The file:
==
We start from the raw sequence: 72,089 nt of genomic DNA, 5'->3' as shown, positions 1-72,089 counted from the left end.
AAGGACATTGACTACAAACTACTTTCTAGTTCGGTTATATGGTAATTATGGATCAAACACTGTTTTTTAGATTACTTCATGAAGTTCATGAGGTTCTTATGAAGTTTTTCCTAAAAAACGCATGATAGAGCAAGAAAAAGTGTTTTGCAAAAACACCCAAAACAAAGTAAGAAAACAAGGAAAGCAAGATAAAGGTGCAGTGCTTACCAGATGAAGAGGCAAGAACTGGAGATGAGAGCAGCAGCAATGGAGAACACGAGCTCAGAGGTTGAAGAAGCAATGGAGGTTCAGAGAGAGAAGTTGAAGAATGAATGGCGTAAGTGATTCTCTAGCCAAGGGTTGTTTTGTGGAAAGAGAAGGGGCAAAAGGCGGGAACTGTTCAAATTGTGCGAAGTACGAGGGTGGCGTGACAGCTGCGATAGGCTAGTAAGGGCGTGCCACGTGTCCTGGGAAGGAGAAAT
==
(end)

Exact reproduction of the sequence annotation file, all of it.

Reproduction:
We start from the raw sequence: 72,089 nt of genomic DNA, 5'->3' as shown, positions 1-72,089 counted from the left end.
AAGGACATTGACTACAAACTACTTTCTAGTTCGGTTATATGGTAATTATGGATCAAACACTGTTTTTTAGATTACTTCATGAAGTTCATGAGGTTCTTATGAAGTTTTTCCTAAAAAACGCATGATAGAGCAAGAAAAAGTGTTTTGCAAAAACACCCAAAACAAAGTAAGAAAACAAGGAAAGCAAGATAAAGGTGCAGTGCTTACCAGATGAAGAGGCAAGAACTGGAGATGAGAGCAGCAGCAATGGAGAACACGAGCTCAGAGGTTGAAGAAGCAATGGAGGTTCAGAGAGAGAAGTTGAAGAATGAATGGCGTAAGTGATTCTCTAGCCAAGGGTTGTTTTGTGGAAAGAGAAGGGGCAAAAGGCGGGAACTGTTCAAATTGTGCGAAGTACGAGGGTGGCGTGACAGCTGCGATAGGCTAGTAAGGGCGTGCCACGTGTCCTGGGAAGGAGAAAT